Also, the school had resources and connections that are used to invite speakers for our forum or bring us to places. We were also required to do hands-on community immersions or activities (because my MA degree is in Transformational Leadership, which appears as Social Work and Development for some) for the track or direction we wish to pursue. Initially, I was assigned in a church. Then, I was assigned in a public school. Then, for one and a half years, I was assigned to go up at least twice a month to the Philippine Military Academy to help an internal organization there pursue the transformative goals of the Armed Forces inside the Academy. Then, we were required to process and make a report of our experiences and evaluation if we have met the goals we have set at the end of the trimester (although the goals were set at the beginning of the trimester, sometimes at the beginning of the school year).
Aside from this, the President of the school helped me have a hands-on opportunity or exposure to be part of the legislation process of the House of Representatives by connecting me to some key people and groups.
Having had those experiences that I enjoyed, and I could connect various concepts on community development, outreach, and politics with those experiences, I could still recall them and teach them to others with joy. They also stimulate me to research further.
Right now, if I want to find out something and I was to have firsthand information regarding an issue, I do both checking available materials regarding the subject matter and interviewing the people involved in it when I can. Also, there are times when I wanted to learn about ethnic minorities and I saw the Lumads temporarily settled in Metro Manila, I went to their rallies, befriended some organizers, and even went to their camp to have a deeper feel regarding how they should be justly treated in our society and culture.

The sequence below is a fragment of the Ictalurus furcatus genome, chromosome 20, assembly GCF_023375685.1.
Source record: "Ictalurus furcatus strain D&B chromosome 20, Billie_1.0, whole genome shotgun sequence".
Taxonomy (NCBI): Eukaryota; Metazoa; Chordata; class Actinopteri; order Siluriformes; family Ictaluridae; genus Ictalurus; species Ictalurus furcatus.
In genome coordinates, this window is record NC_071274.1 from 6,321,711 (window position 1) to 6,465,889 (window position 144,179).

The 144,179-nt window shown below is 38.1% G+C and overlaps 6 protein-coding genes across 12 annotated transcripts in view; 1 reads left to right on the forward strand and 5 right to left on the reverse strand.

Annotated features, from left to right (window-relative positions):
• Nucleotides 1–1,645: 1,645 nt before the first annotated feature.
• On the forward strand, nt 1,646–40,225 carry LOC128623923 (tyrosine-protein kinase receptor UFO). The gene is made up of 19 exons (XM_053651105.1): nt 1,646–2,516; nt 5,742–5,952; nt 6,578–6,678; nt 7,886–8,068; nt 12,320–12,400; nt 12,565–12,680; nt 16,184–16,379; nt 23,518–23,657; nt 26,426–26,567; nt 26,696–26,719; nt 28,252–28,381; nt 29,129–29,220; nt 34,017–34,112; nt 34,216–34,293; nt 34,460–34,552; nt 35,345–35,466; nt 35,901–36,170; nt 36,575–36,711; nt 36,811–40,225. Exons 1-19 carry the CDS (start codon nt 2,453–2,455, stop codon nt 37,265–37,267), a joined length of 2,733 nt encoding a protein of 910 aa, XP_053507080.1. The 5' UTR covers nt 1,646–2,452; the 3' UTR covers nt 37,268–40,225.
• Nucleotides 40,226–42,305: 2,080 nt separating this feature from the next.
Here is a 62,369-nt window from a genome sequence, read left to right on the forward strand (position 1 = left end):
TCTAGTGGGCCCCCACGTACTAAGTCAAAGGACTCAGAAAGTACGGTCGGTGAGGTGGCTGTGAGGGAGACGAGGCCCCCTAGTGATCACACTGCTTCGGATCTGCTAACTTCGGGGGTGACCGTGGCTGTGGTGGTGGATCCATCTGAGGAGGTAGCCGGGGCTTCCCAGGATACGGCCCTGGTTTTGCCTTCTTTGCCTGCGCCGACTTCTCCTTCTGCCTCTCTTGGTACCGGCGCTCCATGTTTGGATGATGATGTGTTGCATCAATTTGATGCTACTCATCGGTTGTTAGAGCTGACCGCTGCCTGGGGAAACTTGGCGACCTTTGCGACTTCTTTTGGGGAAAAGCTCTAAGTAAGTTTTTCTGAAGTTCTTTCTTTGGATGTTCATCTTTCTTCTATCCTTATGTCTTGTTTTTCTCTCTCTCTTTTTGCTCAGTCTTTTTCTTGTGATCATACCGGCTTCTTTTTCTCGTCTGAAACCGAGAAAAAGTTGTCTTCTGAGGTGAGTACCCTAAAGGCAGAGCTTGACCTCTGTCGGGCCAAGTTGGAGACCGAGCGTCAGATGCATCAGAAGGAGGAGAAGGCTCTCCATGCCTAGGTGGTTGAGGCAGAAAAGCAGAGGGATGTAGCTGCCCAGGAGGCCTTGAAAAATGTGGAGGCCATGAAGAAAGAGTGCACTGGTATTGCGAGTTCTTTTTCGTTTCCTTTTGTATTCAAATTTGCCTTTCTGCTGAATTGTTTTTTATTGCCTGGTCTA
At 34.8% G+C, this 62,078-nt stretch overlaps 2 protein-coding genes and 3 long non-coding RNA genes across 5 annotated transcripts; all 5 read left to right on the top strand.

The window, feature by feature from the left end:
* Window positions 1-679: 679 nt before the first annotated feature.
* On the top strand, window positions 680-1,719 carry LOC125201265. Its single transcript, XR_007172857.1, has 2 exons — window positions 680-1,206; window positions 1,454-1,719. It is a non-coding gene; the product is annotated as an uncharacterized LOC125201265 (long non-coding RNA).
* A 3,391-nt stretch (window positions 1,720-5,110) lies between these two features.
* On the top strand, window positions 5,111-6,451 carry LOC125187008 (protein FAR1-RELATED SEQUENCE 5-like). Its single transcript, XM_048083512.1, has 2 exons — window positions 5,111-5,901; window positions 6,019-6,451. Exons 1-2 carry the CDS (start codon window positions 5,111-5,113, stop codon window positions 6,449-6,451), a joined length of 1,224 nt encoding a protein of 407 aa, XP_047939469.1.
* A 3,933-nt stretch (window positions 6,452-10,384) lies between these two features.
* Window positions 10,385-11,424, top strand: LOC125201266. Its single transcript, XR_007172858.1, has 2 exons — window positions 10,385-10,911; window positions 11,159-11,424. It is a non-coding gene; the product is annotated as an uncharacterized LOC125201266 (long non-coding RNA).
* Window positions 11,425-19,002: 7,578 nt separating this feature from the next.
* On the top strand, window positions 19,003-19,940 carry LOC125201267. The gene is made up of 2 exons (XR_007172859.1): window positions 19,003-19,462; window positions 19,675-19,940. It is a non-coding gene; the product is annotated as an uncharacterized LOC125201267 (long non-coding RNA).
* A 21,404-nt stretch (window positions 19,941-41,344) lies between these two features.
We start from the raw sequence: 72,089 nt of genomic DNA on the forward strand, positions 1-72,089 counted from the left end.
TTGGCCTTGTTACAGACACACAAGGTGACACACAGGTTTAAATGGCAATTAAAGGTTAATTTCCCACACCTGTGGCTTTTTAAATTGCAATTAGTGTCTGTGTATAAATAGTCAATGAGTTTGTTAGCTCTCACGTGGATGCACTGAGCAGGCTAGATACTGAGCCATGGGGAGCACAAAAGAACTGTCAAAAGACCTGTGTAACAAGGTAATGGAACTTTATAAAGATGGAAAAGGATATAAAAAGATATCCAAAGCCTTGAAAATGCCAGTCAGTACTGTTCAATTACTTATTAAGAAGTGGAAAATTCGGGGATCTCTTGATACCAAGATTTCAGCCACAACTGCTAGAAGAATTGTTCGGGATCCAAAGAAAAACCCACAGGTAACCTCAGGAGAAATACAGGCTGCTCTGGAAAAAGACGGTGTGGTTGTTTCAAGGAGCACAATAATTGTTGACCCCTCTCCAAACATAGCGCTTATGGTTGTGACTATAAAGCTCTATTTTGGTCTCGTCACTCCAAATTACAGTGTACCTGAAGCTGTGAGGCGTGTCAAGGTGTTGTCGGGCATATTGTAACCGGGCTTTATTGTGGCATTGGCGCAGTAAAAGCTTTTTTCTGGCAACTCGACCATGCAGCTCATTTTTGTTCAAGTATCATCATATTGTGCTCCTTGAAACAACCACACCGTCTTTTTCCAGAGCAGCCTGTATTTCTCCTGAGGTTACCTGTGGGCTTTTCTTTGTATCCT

All of those because I was taught to self-study, and visit places and meet people for academic purposes. The latter could be part of my learning strategies.
Now that you know…so what? What are the implications to teaching practice, learning strategies, instructional design, school policies, etc?
Regarding school policies, I wish that they could be more favorable in academic exposures off-campus, especially if there aren’t enough credible people and useful resources for the students to utilize inside the campus. This is deep in my heart because I was reprimanded for my optional off-campus activities. I told my students that if they want to do certain extra assignments or if they want to get additional points, they could go to the National Museum and other historical places and visit people and locations pertinent to the topics covered in our subject syllabus. Then, I’d ask them to make a video there or take photos (with them in the picture) as proof that they have actually visited the places I mentioned. Sometimes, I brought students to the Senate and, in another occasion, I accompanied them in interviewing an attorney, who was also a son of former Senate President Jovito Salonga. When former senators Maceda and Defensor-Santiago died, I also gave points to my students who went to their wakes.